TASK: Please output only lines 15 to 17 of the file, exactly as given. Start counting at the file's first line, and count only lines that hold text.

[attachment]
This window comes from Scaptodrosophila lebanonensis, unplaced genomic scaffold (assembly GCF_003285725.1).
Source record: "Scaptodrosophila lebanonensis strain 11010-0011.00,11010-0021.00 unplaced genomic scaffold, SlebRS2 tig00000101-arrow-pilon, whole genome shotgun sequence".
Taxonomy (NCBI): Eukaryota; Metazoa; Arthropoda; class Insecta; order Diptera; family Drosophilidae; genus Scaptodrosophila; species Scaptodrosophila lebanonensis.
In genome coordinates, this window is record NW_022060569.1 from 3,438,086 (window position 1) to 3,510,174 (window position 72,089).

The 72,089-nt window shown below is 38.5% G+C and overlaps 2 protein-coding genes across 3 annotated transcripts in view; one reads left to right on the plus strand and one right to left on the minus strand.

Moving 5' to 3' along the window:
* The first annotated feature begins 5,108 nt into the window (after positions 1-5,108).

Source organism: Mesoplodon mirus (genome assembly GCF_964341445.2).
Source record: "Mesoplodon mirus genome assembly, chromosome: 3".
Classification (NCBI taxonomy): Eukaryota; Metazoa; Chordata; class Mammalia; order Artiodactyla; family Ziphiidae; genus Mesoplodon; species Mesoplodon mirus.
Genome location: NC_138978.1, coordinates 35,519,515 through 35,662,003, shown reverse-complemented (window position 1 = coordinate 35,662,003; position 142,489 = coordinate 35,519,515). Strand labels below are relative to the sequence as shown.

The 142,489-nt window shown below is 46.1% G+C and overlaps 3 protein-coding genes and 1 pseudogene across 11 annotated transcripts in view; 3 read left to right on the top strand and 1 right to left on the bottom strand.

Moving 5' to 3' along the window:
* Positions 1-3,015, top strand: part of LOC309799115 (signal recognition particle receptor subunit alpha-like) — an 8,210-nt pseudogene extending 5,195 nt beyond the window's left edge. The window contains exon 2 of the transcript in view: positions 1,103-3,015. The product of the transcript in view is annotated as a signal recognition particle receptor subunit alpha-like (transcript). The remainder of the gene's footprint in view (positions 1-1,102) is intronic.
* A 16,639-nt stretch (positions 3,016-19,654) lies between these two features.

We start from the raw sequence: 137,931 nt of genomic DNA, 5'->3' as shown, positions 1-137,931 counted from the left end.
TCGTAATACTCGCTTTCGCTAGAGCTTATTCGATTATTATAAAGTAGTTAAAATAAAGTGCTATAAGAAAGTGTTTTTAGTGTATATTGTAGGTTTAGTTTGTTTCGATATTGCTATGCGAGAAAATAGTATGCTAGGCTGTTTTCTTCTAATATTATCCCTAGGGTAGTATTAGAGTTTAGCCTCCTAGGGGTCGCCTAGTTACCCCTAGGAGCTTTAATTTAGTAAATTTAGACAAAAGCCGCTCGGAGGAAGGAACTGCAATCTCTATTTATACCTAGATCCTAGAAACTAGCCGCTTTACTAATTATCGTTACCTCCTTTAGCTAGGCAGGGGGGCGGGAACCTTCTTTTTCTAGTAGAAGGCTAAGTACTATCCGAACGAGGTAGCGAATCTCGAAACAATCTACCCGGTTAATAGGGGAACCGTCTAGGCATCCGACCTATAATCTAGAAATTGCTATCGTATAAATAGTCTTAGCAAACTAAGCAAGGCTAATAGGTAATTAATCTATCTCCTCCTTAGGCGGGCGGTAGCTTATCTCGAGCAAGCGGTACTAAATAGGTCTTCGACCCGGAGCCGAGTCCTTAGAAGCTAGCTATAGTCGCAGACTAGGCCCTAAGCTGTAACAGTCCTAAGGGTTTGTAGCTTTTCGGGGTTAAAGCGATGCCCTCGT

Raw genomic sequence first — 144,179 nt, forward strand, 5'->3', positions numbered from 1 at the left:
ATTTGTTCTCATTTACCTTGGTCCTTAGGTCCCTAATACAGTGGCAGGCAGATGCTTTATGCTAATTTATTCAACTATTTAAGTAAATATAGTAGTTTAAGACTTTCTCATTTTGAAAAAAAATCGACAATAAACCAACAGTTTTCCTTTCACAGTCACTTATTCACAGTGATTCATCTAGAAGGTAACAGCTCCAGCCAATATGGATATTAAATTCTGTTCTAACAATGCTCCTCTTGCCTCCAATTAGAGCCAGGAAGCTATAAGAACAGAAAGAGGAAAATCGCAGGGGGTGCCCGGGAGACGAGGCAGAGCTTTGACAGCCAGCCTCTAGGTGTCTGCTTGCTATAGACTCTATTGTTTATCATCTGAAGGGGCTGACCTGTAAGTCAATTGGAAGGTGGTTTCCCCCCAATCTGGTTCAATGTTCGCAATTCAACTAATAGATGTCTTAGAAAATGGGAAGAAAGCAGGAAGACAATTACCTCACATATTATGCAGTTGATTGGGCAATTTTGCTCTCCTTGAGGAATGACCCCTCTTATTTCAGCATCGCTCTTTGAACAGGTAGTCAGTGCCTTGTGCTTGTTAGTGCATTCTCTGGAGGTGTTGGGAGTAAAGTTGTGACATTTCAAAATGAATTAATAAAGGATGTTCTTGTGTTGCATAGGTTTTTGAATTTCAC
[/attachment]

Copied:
* A 16,639-nt stretch (positions 3,016-19,654) lies between these two features.

We start from the raw sequence: 137,931 nt of genomic DNA, 5'->3' as shown, positions 1-137,931 counted from the left end.
TCGTAATACTCGCTTTCGCTAGAGCTTATTCGATTATTATAAAGTAGTTAAAATAAAGTGCTATAAGAAAGTGTTTTTAGTGTATATTGTAGGTTTAGTTTGTTTCGATATTGCTATGCGAGAAAATAGTATGCTAGGCTGTTTTCTTCTAATATTATCCCTAGGGTAGTATTAGAGTTTAGCCTCCTAGGGGTCGCCTAGTTACCCCTAGGAGCTTTAATTTAGTAAATTTAGACAAAAGCCGCTCGGAGGAAGGAACTGCAATCTCTATTTATACCTAGATCCTAGAAACTAGCCGCTTTACTAATTATCGTTACCTCCTTTAGCTAGGCAGGGGGGCGGGAACCTTCTTTTTCTAGTAGAAGGCTAAGTACTATCCGAACGAGGTAGCGAATCTCGAAACAATCTACCCGGTTAATAGGGGAACCGTCTAGGCATCCGACCTATAATCTAGAAATTGCTATCGTATAAATAGTCTTAGCAAACTAAGCAAGGCTAATAGGTAATTAATCTATCTCCTCCTTAGGCGGGCGGTAGCTTATCTCGAGCAAGCGGTACTAAATAGGTCTTCGACCCGGAGCCGAGTCCTTAGAAGCTAGCTATAGTCGCAGACTAGGCCCTAAGCTGTAACAGTCCTAAGGGTTTGTAGCTTTTCGGGGTTAAAGCGATGCCCTCGT